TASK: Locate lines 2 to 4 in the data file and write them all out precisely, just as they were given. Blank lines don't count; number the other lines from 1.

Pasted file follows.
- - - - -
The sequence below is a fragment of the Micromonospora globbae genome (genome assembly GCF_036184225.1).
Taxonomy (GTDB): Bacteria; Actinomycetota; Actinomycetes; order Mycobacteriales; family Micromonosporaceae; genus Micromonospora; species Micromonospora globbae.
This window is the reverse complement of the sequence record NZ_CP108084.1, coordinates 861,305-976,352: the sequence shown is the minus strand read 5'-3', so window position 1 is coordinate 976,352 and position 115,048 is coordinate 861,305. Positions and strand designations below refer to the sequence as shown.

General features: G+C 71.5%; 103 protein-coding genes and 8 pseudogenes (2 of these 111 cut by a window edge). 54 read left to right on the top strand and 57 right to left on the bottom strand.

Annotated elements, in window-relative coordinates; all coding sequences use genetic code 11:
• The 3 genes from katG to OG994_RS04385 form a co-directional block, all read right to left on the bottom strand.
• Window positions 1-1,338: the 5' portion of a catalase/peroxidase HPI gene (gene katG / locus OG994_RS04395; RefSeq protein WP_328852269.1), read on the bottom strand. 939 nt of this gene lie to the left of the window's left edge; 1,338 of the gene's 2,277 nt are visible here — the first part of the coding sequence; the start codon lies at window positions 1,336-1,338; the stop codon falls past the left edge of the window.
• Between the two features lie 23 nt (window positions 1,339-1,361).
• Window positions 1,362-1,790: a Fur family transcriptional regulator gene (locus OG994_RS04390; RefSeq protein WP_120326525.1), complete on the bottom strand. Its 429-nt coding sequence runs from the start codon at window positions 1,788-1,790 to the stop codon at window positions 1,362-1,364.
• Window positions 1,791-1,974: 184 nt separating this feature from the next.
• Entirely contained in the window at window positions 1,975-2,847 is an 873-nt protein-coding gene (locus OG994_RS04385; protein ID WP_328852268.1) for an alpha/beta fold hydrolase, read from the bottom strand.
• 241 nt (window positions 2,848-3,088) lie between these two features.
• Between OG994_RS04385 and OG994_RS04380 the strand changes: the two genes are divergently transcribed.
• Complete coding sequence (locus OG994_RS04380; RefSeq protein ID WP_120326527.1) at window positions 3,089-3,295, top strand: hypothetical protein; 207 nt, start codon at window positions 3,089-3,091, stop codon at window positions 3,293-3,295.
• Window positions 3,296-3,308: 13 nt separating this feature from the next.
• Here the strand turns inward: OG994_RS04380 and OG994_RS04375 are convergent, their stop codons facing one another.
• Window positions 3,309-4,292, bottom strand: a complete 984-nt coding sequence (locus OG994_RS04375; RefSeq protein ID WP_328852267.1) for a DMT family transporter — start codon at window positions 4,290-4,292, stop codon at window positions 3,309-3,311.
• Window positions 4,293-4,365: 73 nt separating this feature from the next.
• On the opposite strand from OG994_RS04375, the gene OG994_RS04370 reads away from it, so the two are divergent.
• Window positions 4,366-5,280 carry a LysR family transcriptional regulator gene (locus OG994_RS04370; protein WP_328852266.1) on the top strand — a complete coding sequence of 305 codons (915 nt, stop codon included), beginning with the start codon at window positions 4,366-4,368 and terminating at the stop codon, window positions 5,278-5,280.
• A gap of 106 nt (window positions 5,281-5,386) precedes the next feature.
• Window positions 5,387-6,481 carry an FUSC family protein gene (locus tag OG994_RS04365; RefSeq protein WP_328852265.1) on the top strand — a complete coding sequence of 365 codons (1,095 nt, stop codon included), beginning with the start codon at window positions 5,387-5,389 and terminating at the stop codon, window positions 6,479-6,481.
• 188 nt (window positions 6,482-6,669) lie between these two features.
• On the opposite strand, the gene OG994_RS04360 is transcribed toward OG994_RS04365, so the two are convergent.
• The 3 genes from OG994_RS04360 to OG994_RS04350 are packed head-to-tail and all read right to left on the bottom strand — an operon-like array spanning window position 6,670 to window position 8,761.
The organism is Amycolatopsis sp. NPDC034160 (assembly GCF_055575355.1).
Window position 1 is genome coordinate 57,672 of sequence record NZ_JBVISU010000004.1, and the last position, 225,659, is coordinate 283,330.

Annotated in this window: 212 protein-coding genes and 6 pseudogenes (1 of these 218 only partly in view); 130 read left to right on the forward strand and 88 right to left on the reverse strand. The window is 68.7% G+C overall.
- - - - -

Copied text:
Taxonomy (GTDB): Bacteria; Actinomycetota; Actinomycetes; order Mycobacteriales; family Micromonosporaceae; genus Micromonospora; species Micromonospora globbae.
This window is the reverse complement of the sequence record NZ_CP108084.1, coordinates 861,305-976,352: the sequence shown is the minus strand read 5'-3', so window position 1 is coordinate 976,352 and position 115,048 is coordinate 861,305. Positions and strand designations below refer to the sequence as shown.

General features: G+C 71.5%; 103 protein-coding genes and 8 pseudogenes (2 of these 111 cut by a window edge). 54 read left to right on the top strand and 57 right to left on the bottom strand.